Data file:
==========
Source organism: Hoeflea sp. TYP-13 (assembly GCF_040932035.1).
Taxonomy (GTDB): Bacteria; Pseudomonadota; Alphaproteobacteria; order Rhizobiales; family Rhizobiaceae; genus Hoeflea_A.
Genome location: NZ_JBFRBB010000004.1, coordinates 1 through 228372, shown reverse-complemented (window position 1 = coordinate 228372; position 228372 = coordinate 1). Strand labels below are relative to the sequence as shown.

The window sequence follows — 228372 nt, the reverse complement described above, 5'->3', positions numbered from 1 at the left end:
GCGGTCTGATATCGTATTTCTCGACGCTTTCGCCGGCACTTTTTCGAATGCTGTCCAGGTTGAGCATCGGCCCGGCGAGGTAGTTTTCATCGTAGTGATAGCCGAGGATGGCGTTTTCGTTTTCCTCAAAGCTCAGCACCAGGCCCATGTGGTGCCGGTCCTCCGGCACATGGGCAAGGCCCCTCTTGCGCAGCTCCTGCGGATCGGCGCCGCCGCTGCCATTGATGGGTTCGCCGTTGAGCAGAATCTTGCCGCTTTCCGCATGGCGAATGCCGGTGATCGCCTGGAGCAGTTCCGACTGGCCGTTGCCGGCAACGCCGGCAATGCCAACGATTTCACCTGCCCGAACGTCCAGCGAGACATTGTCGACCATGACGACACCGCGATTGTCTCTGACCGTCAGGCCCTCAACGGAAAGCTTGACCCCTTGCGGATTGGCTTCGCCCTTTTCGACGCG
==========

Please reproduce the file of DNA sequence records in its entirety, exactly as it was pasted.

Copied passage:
Source organism: Hoeflea sp. TYP-13 (assembly GCF_040932035.1).
Taxonomy (GTDB): Bacteria; Pseudomonadota; Alphaproteobacteria; order Rhizobiales; family Rhizobiaceae; genus Hoeflea_A.
Genome location: NZ_JBFRBB010000004.1, coordinates 1 through 228372, shown reverse-complemented (window position 1 = coordinate 228372; position 228372 = coordinate 1). Strand labels below are relative to the sequence as shown.

The window sequence follows — 228372 nt, the reverse complement described above, 5'->3', positions numbered from 1 at the left end:
GCGGTCTGATATCGTATTTCTCGACGCTTTCGCCGGCACTTTTTCGAATGCTGTCCAGGTTGAGCATCGGCCCGGCGAGGTAGTTTTCATCGTAGTGATAGCCGAGGATGGCGTTTTCGTTTTCCTCAAAGCTCAGCACCAGGCCCATGTGGTGCCGGTCCTCCGGCACATGGGCAAGGCCCCTCTTGCGCAGCTCCTGCGGATCGGCGCCGCCGCTGCCATTGATGGGTTCGCCGTTGAGCAGAATCTTGCCGCTTTCCGCATGGCGAATGCCGGTGATCGCCTGGAGCAGTTCCGACTGGCCGTTGCCGGCAACGCCGGCAATGCCAACGATTTCACCTGCCCGAACGTCCAGCGAGACATTGTCGACCATGACGACACCGCGATTGTCTCTGACCGTCAGGCCCTCAACGGAAAGCTTGACCCCTTGCGGATTGGCTTCGCCCTTTTCGACGCG